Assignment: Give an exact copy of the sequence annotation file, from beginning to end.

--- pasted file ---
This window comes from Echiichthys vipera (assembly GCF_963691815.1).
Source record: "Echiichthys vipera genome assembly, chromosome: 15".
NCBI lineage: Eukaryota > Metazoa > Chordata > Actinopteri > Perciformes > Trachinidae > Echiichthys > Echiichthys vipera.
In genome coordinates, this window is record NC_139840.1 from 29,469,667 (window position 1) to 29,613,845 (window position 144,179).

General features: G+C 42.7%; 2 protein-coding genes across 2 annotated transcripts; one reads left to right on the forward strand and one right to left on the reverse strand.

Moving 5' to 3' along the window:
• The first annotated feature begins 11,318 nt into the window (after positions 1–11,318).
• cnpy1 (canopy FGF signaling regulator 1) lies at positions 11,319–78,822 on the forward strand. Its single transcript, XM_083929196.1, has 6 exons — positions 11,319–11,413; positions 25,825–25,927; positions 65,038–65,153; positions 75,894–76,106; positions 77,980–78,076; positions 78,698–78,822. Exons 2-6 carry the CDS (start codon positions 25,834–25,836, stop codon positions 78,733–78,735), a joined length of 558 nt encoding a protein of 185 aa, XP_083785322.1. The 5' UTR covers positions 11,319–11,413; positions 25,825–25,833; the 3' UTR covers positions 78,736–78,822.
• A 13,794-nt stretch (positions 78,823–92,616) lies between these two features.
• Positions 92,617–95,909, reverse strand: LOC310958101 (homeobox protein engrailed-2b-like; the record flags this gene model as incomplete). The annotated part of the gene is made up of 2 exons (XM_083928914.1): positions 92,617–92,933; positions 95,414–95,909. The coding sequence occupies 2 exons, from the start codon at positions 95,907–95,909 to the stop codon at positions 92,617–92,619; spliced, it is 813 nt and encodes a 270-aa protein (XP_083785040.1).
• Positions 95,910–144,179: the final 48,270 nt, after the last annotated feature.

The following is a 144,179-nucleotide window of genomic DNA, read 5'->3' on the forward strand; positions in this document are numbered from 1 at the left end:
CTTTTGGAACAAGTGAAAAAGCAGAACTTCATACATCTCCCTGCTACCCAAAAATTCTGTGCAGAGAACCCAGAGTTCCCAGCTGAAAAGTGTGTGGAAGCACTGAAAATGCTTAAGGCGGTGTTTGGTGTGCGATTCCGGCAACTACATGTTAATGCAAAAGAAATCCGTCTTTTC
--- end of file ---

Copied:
This window comes from Echiichthys vipera (assembly GCF_963691815.1).
Source record: "Echiichthys vipera genome assembly, chromosome: 15".
NCBI lineage: Eukaryota > Metazoa > Chordata > Actinopteri > Perciformes > Trachinidae > Echiichthys > Echiichthys vipera.
In genome coordinates, this window is record NC_139840.1 from 29,469,667 (window position 1) to 29,613,845 (window position 144,179).

General features: G+C 42.7%; 2 protein-coding genes across 2 annotated transcripts; one reads left to right on the forward strand and one right to left on the reverse strand.

Moving 5' to 3' along the window:
• The first annotated feature begins 11,318 nt into the window (after positions 1–11,318).
• cnpy1 (canopy FGF signaling regulator 1) lies at positions 11,319–78,822 on the forward strand. Its single transcript, XM_083929196.1, has 6 exons — positions 11,319–11,413; positions 25,825–25,927; positions 65,038–65,153; positions 75,894–76,106; positions 77,980–78,076; positions 78,698–78,822. Exons 2-6 carry the CDS (start codon positions 25,834–25,836, stop codon positions 78,733–78,735), a joined length of 558 nt encoding a protein of 185 aa, XP_083785322.1. The 5' UTR covers positions 11,319–11,413; positions 25,825–25,833; the 3' UTR covers positions 78,736–78,822.
• A 13,794-nt stretch (positions 78,823–92,616) lies between these two features.
• Positions 92,617–95,909, reverse strand: LOC310958101 (homeobox protein engrailed-2b-like; the record flags this gene model as incomplete). The annotated part of the gene is made up of 2 exons (XM_083928914.1): positions 92,617–92,933; positions 95,414–95,909. The coding sequence occupies 2 exons, from the start codon at positions 95,907–95,909 to the stop codon at positions 92,617–92,619; spliced, it is 813 nt and encodes a 270-aa protein (XP_083785040.1).
• Positions 95,910–144,179: the final 48,270 nt, after the last annotated feature.

The following is a 144,179-nucleotide window of genomic DNA, read 5'->3' on the forward strand; positions in this document are numbered from 1 at the left end:
CTTTTGGAACAAGTGAAAAAGCAGAACTTCATACATCTCCCTGCTACCCAAAAATTCTGTGCAGAGAACCCAGAGTTCCCAGCTGAAAAGTGTGTGGAAGCACTGAAAATGCTTAAGGCGGTGTTTGGTGTGCGATTCCGGCAACTACATGTTAATGCAAAAGAAATCCGTCTTTTC